Spent Grain Buttermilk Biscuits

I brewed a Northern English Brown ale, and as I was cleaning out my mash tun, a light bulb light popped on in my head. I went inside, grabbed a few cookie sheets, and turned on the ovens to 200 degrees. That light bulb had my brain processing what I can do with all of this spent grain. I had about 1/3 of my spent grains drying in the oven. Every so often I would stir the grains around and let the hot steam escape from underneath the almost dried top layer.

As the wheels were still turning in my head, I knew I wanted to make biscuits for breakfast in the morning. Boom! I told my wife that is what I was going to do. I got that response that I knew she was worried. Even with the skeptical wifey, I moved onward and adapted my normal buttermilk biscuit recipe.

Spent Grain Buttermilk Biscuits


  • 1 1/2 cups all purpose flour
  • 1/2 cup dried spent grain
  • 4 tsp baking powder
  • 1 tsp salt
  • 4 tbsp very cold unsalted butter
  • Enough buttermilk to bring mixture to a dough


Heat your oven to 425 degrees.

I used my food processor for everything up until I added the buttermilk this go around. Feel free to do this by hand and do not be afraid to get your hands all in this. There is a feel to biscuits and this will help you achieve the best texture.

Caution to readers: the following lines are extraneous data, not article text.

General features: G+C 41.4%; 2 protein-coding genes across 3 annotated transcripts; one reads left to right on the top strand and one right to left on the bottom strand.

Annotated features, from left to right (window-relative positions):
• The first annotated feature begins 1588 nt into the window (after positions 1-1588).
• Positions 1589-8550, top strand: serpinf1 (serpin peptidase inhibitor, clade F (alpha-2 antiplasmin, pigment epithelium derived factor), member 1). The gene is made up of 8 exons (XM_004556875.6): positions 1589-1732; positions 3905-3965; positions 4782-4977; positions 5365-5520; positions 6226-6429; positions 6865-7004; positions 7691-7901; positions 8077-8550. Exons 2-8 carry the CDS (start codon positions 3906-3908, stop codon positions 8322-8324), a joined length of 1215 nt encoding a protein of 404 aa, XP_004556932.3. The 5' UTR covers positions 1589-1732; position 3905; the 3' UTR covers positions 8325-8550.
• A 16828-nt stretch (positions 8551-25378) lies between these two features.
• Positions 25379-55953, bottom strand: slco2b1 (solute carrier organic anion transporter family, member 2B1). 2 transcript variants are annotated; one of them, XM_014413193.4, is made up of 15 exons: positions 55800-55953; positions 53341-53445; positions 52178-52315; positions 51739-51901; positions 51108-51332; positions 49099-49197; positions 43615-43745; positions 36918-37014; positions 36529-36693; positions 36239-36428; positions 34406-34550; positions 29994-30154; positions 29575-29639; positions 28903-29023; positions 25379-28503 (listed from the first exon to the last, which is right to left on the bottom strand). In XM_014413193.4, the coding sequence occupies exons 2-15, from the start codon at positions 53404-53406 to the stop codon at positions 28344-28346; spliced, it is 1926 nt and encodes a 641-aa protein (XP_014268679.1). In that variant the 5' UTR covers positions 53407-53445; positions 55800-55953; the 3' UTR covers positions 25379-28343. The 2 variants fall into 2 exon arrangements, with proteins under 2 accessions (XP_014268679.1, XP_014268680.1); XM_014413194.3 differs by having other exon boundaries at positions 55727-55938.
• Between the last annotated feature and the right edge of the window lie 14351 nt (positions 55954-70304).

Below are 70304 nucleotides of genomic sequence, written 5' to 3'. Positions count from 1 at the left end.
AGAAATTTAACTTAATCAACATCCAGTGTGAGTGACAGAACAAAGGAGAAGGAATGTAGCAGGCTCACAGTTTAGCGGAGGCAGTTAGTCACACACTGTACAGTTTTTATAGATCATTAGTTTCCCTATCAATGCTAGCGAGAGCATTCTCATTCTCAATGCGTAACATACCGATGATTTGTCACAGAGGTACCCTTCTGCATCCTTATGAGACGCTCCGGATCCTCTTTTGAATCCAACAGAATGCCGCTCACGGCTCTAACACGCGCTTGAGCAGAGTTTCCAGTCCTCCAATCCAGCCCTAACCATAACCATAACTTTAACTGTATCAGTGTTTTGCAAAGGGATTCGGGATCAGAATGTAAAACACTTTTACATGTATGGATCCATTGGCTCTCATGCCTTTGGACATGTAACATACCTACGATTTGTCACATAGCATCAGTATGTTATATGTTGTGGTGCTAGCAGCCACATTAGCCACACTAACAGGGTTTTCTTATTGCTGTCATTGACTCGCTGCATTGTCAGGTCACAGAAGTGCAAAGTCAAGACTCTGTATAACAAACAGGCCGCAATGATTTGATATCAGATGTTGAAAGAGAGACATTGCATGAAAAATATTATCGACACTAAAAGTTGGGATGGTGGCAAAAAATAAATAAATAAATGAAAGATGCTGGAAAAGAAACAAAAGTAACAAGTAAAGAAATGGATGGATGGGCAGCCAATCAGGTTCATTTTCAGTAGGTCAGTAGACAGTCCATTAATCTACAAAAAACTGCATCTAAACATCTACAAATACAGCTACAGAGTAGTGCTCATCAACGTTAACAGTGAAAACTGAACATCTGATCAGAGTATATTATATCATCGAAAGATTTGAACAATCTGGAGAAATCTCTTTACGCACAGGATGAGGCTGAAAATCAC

If you haven’t milled your dried spent grain yet, do so now. I just milled in the food processor. Add the flour, baking powder, and salt and mix well.

Cut the butter into 1/4″ cubes and then cut the butter into flour mixture.  If using food processor, pulse approximately 15 times. You should have a flaky powder right now.

Flaky powder as I was putting the buttermilk in

Flaky powder as I was putting the buttermilk in

I’m sure you noticed I didn’t put an amount of buttermilk you need. Some days I need 3/4 cup some days I need 1 1/8 cups. I don’t measure. Just use enough buttermilk to form a dough. The dough should be soft and not too sticky. If you feel the dough is too sticky feel free to knead in some more flour.

Drop the dough like it's hot onto a floured surface

Drop the dough like it’s hot onto a floured surface

After the dough has come together, drop it on a floured surface. I like my biscuits to have layers. Gently use the heel of your hands to flatten the dough- I don’t even use our rolling pin any more. Fold the dough into thirds and flip it over and turn it 180 degrees. Repeat this 2-3 more times. This is purely optional, but it creates great layers!

Now for a hard decision. How big do you want your biscuits? I think the biscuit cutter I use is two inches which yielded 12 biscuits. Ok ok as you see in the pic below, it is 11 biscuits and a baby one, this one is for testing purposes only.

Hurry up and cook! I'm hungry!

Hurry up and cook! I’m hungry!

Throw them into your nicely heated 425 degree oven for 12-15 minutes depends on your oven. If your oven heats unevenly like mine, halfway through, rotate the pan so they are evenly brown.


Here is when the skeptical wifey became unskeptical

Here is when the skeptical wifey became unskeptical

Now it’s time to enjoy! The only thing wrong with my breakfast this morning was I didn’t cook enough bacon.

Breakfast time! Had to show off my coffee mug I got at Strange Brew

Breakfast time! Had to show off my coffee mug I got at Strange Brew

***Originally posted on Southern Fried Fermenters